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Swing Into Fitness 

With the arrival of spring and warm weather, golfers are flocking to the courses in record numbers, seeking a few hours of enjoyable recreation. But, more than just a recreational pastime, golf is great exercise for the body and mind in many ways -- if you walk the course rather than drive a cart.

The physical act of simply walking 7,000 yards (four to five miles, the average length of an 18-hole golf course) is plenty of exercise as is. If the course is hilly, your workout will be even more beneficial. Plus, the movements that go into golf swings -- motions of the hands, wrists, arms, shoulders, hips, legs and feet -- are all good exercise as well.

In addition to physical benefits, golf also keeps the player mentally sharp, alert and focused on a specific goal. Concentrating attention on moving a fixed object (the ball) from its lie to the target (the green and the hole) is a great mental exercise that can help keep a player's mind sharp.

Stan Stopa, director of golf at Audubon Park Golf Course, followed the guidelines in my first book, Lose Your Love Handles. He was able to lose a considerable amount of abdominal fat. He recently shared with me some of his thoughts on the benefits of golf.

"Nearly everyone on the PGA (Professional Golfers' Association) tour is working out and getting in shape these days," Stopa says. "You've got to be in good shape to walk a 7,000-yard course four times, play 72 holes in a tournament and swing a club at 125 miles per hour. And now this trend is filtering down to the recreational golfer. They're all realizing the benefits -- to their games and their bodies -- of being in shape."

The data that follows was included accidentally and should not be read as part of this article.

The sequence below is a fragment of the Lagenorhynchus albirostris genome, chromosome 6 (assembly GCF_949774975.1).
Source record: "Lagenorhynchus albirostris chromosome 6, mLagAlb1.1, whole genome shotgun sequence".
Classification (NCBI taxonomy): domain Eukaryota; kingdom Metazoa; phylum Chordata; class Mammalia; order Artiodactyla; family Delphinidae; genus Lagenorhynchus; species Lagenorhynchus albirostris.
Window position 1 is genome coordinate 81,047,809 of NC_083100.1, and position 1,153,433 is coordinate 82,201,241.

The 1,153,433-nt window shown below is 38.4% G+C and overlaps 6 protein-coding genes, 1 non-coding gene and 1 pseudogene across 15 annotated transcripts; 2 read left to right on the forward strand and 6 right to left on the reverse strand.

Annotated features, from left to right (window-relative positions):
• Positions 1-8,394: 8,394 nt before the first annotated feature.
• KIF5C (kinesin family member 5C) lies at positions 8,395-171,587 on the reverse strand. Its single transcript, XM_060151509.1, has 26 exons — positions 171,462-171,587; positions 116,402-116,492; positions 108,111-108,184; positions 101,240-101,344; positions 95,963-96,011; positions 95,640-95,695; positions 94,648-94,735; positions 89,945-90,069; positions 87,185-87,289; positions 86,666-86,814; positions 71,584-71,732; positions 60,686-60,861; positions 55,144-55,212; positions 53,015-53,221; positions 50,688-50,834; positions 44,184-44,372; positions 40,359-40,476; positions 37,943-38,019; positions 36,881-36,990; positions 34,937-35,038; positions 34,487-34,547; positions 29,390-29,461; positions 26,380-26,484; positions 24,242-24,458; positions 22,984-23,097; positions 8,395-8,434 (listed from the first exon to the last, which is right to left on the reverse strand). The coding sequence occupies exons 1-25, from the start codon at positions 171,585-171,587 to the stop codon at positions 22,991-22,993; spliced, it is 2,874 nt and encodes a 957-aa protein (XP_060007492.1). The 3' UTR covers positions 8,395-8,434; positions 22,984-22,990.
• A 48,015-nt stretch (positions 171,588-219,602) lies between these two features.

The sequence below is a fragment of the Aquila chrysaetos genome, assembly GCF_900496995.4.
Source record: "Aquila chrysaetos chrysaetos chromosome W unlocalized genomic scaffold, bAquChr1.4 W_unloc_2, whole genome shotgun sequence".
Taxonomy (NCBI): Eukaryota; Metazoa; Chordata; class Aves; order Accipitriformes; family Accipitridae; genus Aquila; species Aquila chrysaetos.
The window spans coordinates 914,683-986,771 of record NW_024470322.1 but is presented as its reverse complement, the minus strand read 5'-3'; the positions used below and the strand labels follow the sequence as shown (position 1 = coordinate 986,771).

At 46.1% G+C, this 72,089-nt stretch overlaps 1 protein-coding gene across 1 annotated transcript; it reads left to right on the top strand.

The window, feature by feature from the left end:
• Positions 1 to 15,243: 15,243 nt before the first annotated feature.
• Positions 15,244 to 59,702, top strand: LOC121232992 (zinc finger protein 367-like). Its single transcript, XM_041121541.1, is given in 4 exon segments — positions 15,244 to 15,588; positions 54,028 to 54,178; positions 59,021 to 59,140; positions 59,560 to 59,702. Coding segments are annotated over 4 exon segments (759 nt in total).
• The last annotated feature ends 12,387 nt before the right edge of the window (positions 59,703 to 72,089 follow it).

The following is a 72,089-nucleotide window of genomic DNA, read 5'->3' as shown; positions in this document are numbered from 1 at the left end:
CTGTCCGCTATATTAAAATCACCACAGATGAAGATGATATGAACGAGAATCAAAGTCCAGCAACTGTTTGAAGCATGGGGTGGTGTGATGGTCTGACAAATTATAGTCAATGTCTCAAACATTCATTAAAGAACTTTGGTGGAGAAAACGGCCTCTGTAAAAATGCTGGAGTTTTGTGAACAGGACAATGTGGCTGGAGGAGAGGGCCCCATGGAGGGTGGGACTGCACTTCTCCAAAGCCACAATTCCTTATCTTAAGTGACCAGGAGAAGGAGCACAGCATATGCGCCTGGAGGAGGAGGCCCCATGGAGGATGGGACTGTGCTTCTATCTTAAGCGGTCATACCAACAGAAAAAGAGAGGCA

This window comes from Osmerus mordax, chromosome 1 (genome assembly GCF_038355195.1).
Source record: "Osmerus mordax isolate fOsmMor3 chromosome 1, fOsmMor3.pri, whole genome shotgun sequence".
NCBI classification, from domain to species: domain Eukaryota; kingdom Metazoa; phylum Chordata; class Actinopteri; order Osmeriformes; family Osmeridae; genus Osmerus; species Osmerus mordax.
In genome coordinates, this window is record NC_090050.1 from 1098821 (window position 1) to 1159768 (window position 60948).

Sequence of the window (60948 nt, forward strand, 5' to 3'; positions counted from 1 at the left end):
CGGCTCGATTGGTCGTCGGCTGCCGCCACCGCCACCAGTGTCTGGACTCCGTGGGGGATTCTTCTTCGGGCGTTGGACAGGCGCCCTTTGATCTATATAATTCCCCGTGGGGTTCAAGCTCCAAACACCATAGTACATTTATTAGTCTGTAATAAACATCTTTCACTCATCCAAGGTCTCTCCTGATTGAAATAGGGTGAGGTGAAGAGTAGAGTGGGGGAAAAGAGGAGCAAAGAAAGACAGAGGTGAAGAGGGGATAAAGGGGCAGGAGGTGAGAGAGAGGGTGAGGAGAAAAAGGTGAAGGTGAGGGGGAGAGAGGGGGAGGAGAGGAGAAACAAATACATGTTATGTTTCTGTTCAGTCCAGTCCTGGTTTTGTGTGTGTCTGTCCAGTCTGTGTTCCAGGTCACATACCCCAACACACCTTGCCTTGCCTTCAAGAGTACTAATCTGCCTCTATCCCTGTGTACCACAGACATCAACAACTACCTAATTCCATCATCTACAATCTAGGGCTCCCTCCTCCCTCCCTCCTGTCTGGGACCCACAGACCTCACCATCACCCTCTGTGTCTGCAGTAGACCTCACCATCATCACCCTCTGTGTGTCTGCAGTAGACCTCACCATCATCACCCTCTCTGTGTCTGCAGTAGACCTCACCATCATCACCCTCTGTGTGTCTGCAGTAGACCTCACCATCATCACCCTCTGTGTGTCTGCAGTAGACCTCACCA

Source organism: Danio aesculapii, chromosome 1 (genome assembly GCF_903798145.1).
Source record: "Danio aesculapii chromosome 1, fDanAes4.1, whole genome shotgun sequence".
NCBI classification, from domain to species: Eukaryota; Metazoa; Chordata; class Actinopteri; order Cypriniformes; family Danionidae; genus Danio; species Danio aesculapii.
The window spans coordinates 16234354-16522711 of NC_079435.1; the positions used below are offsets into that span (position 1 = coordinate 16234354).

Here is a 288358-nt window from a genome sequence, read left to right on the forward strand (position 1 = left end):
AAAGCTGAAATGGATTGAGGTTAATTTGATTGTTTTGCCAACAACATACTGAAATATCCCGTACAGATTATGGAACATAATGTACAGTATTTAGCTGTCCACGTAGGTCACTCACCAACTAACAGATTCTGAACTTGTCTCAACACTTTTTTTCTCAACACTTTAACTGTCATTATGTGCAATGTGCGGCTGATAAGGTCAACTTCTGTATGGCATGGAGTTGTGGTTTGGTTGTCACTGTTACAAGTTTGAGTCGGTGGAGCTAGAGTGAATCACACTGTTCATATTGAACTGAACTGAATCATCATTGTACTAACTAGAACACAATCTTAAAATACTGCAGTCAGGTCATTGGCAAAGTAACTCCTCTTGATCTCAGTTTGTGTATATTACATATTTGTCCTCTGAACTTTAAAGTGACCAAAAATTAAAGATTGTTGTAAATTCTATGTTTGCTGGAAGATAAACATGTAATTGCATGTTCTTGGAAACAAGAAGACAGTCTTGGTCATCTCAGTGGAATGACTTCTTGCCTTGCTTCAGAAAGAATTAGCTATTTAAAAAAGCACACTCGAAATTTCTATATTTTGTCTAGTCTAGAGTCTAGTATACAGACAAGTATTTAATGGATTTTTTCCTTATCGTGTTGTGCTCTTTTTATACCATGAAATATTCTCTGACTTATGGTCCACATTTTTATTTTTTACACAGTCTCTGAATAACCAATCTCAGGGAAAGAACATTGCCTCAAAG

Stopa also noted that professional golfers enjoy one of the highest longevity levels of any profession. Legendary golfer Sam Snead, who died just two years ago, was 89. Louisiana native Fred Haas was 88 when he died in January, and Gene Sarazen was close to 100 when he died in 1999. Byron Nelson is still alive in his 90s. Arnold Palmer, Chi Chi Rodriguez and several other greats are comparatively young men in their 70s, and they are still playing.

"Golf is a sport for all ages, the only sport that all ages can enjoy," he says. "You can play it till you can't walk anymore. You can't say that about any other sport. You don't even have to be that good to get the full benefits of the exercise, and you can even play by yourself. You don't need a partner like you do in tennis or handball."

Just as playing golf can help you get more physically fit, getting yourself more physically fit can help you play better. Stopa encourages golfers to do stretching exercises before a round of golf and hitting a basket or two of practice balls on a driving range if one is available. "You will suffer fewer injuries if you're in good shape before you set foot on the course," he says. "You will get more club head speed with less effort."

So, if you want some great, healthy exercise, dust off those clubs, hit the links and leave the cart at the clubhouse. Carry your own bag or pull it behind you and have a good time.

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